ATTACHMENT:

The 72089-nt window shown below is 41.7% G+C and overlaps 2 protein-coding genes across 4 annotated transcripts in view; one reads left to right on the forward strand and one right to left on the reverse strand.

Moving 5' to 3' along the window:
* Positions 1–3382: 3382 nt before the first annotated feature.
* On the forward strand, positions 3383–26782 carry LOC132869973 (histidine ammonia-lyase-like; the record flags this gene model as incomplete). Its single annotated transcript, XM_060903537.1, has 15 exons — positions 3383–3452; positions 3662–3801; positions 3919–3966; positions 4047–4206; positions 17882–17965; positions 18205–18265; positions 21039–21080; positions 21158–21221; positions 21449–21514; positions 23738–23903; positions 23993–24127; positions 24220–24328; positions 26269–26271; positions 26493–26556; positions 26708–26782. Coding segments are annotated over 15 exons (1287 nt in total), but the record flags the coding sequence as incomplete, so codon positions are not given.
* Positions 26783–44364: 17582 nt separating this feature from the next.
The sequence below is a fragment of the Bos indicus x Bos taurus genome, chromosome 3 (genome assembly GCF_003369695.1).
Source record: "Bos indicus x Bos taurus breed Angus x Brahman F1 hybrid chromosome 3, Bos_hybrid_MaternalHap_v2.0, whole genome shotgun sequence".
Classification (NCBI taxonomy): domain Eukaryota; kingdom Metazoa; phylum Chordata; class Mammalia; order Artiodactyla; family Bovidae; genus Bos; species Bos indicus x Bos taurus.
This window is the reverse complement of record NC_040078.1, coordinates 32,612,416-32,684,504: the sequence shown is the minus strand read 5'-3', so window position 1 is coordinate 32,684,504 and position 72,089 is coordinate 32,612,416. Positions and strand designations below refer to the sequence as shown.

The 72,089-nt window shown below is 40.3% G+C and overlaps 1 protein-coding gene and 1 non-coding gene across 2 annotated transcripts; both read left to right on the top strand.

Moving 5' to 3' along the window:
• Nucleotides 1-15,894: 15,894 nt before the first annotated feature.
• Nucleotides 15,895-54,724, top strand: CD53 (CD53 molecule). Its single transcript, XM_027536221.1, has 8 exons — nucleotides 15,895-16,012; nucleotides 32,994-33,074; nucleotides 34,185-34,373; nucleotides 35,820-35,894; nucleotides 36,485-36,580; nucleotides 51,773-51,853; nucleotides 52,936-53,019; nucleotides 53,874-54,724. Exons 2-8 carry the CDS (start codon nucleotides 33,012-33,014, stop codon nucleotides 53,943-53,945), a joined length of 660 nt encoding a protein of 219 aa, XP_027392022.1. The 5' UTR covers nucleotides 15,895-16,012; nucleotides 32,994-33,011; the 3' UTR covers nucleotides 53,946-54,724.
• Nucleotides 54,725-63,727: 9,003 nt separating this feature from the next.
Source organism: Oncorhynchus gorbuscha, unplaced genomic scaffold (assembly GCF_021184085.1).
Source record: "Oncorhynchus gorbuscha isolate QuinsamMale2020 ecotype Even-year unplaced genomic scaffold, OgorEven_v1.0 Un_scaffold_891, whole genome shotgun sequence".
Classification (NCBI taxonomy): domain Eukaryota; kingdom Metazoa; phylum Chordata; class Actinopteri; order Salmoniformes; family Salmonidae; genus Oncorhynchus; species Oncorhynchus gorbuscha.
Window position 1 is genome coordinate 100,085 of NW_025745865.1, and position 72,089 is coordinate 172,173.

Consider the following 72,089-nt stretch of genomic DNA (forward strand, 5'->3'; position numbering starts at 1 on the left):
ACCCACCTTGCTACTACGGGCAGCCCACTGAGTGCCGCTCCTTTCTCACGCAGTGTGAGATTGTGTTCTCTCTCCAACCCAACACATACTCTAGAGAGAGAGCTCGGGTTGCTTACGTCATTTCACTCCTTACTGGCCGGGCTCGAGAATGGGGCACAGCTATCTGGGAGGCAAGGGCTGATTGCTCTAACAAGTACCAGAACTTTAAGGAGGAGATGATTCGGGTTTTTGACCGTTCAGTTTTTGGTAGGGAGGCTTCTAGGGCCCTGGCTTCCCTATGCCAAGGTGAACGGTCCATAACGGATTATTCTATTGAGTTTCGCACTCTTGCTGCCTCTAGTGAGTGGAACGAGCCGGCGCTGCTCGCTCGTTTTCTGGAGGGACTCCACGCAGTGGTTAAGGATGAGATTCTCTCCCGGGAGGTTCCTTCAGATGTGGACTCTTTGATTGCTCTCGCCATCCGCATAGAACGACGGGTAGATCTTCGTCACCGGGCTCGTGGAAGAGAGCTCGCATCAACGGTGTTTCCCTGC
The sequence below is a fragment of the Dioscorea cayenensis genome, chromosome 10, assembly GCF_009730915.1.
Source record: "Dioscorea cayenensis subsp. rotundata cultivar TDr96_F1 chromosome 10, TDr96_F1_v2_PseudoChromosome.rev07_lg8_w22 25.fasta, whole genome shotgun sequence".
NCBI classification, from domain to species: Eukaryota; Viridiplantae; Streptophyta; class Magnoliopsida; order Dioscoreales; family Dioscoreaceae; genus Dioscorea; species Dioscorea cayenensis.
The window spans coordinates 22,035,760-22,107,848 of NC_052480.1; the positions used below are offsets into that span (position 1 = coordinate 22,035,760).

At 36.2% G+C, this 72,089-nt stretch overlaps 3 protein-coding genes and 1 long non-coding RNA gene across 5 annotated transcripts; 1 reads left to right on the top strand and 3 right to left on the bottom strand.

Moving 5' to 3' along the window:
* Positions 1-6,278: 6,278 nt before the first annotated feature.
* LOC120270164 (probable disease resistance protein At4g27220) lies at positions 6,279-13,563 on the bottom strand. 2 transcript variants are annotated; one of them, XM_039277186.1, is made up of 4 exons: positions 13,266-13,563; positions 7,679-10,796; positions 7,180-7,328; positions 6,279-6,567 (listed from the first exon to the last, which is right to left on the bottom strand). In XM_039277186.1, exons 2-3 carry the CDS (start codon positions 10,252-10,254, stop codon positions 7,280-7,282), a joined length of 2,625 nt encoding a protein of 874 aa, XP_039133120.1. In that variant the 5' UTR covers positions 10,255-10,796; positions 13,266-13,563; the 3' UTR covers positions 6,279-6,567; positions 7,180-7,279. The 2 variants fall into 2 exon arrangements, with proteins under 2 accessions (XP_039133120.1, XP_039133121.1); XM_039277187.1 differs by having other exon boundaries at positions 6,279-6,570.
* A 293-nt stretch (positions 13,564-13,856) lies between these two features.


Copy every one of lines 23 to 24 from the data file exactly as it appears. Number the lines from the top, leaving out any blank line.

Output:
NCBI classification, from domain to species: Eukaryota; Viridiplantae; Streptophyta; class Magnoliopsida; order Dioscoreales; family Dioscoreaceae; genus Dioscorea; species Dioscorea cayenensis.
The window spans coordinates 22,035,760-22,107,848 of NC_052480.1; the positions used below are offsets into that span (position 1 = coordinate 22,035,760).